Driving responsible growth in biofuels

The renewable fuels standards (RFS) program, established by Congress in 2007, aims to increase the volumes of renewable biofuels that are used in our transportation system, helping the United States move away from fossil fuels to less carbon-intensive fuels. The program seeks to reduce the pollution that contributes to climate change and improve energy security. When Congress passed the RFS, it set annual targets for biofuel use that increase every year through 2022. Congress also gave EPA the authority to adjust those target volumes downward in certain situations.

Today we proposed renewable fuel volume standards that establish a path for ambitious yet responsible growth in biofuels. These standards would provide the certainty the marketplace needs to further develop low-carbon fuels over the coming years. The proposed volumes reflect two realities:

    • One – that Congressional intent is clear that renewable fuel production and use should grow over time. We have already seen success – renewable fuels are being produced and used in increasing volumes. This is true for both ethanol and biodiesel, and recently we have seen important developments in cellulosic biofuels (produced from sources like corn stover), which result in the lowest greenhouse gas emissions.
    • And two – that there are real limits to the actual amounts of biofuels that can be supplied to consumers at this time. These limits include lower than expected demand for gasoline and constraints in supplying ethanol at greater than 10 percent of gasoline.

You may often hear of the “E10 blendwall.” This term refers to the amount of ethanol that could be used if all gasoline contains 10 percent ethanol and there are no higher-level ethanol blends, such as E15 or E85. Today, nearly every gallon of gasoline sold in the United States contains 10 percent ethanol. Providing more ethanol in the system will require blends of fuel with more than 10 percent ethanol, such as E85 (fuel with up to 85 percent ethanol) or E15. While these options are growing, they are not yet available widely. So this proposal will push the renewable fuel market beyond the E10 blendwall, as Congress intended, but in a responsible manner. In developing the proposed standards, EPA considered a range of scenarios that would enable the market to achieve the proposed standards, including ones where use of E85 increases substantially.

Because of the limitations that exist today, we are using the authority Congress gave the agency to adjust the volumes below the annual targets set in the original 2007 legislation. These proposed volumes are achievable in the timeframes under consideration. At the same time, the volumes steadily increase every year, reflecting Congress’s clear intent to drive up the nation’s use of renewable fuel.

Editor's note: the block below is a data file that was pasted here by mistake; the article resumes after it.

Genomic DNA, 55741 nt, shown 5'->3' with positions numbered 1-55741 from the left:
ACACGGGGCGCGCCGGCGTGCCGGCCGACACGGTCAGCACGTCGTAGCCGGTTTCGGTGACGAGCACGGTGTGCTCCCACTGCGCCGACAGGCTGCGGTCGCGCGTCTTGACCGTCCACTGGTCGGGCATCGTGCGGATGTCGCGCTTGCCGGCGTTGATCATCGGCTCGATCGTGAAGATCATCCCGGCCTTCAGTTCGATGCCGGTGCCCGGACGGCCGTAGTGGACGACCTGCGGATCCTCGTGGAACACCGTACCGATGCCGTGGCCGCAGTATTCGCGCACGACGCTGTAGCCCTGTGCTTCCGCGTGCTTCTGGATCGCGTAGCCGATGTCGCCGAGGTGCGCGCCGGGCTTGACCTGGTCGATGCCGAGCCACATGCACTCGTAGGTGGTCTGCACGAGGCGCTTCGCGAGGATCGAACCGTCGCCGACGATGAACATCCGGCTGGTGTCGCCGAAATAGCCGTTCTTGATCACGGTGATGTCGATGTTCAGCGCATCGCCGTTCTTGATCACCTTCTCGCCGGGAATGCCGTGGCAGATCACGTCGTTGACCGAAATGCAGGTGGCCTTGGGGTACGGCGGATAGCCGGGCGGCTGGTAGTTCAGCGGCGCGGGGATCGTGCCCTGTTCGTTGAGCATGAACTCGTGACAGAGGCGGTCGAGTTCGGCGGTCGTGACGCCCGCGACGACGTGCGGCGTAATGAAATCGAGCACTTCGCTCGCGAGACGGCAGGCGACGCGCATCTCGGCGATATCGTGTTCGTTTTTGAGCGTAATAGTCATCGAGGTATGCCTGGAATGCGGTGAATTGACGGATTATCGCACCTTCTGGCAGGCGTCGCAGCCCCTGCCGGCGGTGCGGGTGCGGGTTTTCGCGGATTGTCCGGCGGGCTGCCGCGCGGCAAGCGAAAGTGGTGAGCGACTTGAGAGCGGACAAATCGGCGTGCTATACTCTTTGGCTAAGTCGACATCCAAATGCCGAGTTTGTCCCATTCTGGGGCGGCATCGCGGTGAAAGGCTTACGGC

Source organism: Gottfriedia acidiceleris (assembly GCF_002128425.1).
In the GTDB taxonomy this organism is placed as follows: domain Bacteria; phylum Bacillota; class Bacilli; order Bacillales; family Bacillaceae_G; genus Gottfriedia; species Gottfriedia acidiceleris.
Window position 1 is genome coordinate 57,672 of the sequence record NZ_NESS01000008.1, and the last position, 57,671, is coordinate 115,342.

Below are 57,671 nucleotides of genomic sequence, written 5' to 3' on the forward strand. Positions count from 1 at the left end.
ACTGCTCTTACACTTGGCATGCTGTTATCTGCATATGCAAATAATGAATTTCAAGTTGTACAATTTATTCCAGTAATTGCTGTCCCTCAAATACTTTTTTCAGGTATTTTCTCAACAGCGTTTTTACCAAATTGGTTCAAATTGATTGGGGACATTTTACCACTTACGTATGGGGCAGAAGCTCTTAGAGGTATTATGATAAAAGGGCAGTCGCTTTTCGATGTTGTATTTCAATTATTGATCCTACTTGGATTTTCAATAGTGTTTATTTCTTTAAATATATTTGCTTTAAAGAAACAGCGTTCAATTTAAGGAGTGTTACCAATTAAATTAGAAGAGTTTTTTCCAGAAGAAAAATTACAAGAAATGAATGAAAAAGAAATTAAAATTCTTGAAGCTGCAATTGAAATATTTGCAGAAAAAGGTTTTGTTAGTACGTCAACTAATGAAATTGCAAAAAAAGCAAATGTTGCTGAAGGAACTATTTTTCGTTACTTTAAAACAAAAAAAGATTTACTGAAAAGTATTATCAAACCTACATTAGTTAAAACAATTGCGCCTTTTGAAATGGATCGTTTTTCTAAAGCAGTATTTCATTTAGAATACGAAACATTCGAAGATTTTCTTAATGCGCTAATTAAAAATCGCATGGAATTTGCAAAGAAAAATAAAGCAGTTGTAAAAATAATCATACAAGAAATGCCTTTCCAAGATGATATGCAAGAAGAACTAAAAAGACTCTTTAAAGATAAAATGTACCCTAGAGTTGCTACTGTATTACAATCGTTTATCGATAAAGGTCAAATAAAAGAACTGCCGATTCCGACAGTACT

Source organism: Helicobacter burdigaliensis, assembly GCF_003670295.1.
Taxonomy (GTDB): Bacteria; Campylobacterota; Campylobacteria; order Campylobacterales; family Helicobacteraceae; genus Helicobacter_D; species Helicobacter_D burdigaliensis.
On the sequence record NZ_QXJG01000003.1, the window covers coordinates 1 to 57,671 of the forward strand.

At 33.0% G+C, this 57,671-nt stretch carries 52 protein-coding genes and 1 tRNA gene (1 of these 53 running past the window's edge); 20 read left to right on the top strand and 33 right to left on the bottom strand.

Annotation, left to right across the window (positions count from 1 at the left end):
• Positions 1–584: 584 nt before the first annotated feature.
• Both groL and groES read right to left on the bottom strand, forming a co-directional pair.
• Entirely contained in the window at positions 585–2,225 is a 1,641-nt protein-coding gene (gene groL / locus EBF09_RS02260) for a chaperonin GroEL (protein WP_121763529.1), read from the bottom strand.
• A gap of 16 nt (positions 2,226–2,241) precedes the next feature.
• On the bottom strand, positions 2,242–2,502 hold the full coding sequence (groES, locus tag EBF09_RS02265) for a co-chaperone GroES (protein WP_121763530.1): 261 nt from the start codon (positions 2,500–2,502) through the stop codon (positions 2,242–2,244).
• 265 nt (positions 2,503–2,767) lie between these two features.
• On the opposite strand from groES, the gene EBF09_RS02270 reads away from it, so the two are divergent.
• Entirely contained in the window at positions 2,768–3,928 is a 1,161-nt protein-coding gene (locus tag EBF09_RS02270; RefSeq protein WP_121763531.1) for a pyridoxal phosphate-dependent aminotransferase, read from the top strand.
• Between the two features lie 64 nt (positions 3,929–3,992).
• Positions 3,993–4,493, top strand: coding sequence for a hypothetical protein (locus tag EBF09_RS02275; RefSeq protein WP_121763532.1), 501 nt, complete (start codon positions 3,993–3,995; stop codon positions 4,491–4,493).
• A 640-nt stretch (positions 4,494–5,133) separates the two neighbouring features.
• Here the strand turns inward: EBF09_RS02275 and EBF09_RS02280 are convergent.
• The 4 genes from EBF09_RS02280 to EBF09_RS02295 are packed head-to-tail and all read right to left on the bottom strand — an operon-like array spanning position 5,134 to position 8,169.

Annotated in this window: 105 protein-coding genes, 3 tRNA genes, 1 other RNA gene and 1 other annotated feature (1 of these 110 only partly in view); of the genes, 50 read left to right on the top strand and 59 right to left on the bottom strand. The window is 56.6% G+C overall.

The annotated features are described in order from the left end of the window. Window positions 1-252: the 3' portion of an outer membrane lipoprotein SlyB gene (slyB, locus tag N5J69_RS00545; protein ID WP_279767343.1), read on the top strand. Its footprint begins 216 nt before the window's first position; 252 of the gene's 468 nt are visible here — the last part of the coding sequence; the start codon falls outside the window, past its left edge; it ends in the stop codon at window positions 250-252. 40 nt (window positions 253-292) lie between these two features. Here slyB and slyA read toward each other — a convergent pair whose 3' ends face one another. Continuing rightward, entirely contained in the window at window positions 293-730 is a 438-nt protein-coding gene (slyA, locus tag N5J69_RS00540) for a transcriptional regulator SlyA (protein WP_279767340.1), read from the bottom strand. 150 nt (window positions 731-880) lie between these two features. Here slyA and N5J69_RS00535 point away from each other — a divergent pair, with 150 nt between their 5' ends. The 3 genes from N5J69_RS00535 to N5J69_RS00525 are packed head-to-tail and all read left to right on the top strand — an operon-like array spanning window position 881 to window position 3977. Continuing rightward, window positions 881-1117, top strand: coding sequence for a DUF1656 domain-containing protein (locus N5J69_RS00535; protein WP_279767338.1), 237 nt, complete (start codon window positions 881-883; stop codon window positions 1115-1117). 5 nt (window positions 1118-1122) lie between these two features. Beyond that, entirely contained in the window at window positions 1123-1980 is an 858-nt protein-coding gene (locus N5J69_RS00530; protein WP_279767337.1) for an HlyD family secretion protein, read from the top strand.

Indeed, the proposed 2016 numbers will incentivize real growth in the market.

    • The proposed 2016 standard for cellulosic biofuel – those fuels with the lowest GHG emissions profile – is more than 170 million gallons higher than the actual 2014 volumes. That’s six times higher than actual 2014 volumes.
    • The proposed 2016 standard for total renewable fuel is nearly 1.5 billion gallons more, or about 9 percent higher, than the actual 2014 volumes.
    • The proposed 2016 standard for advanced biofuel is more than 700 million gallons27 percent – higher than the actual 2014 volumes.
    • Biodiesel standards grow steadily over the next several years, increasing every year to reach 1.9 billion gallons by 2017. That’s 17 percent higher than the actual 2014 volumes.

We are committed to increasing the use of renewable fuels through the RFS. At the same time, the U.S. Department of Agriculture and the U.S. Department of Energy are building programs that support biofuels, biofuel infrastructure and the many U.S. companies leading the way in this industry. We know that opportunities lie ahead for the biofuels sector as we work through the challenges we face in transforming the nation’s fuel supply. These proposals reflect the Administration’s confidence that renewable fuels can continue to steadily advance and grow.

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Editor's Note: The views expressed here are intended to explain EPA policy. They do not change anyone's rights or obligations. You may share this post. However, please do not change the title or the content, or remove EPA’s identity as the author. If you do make substantive changes, please do not attribute the edited title or content to EPA or the author.

EPA's official web site is www.epa.gov. Some links on this page may redirect users from the EPA website to specific content on a non-EPA, third-party site. In doing so, EPA is directing you only to the specific content referenced at the time of publication, not to any other content that may appear on the same webpage or elsewhere on the third-party site, or be added at a later date.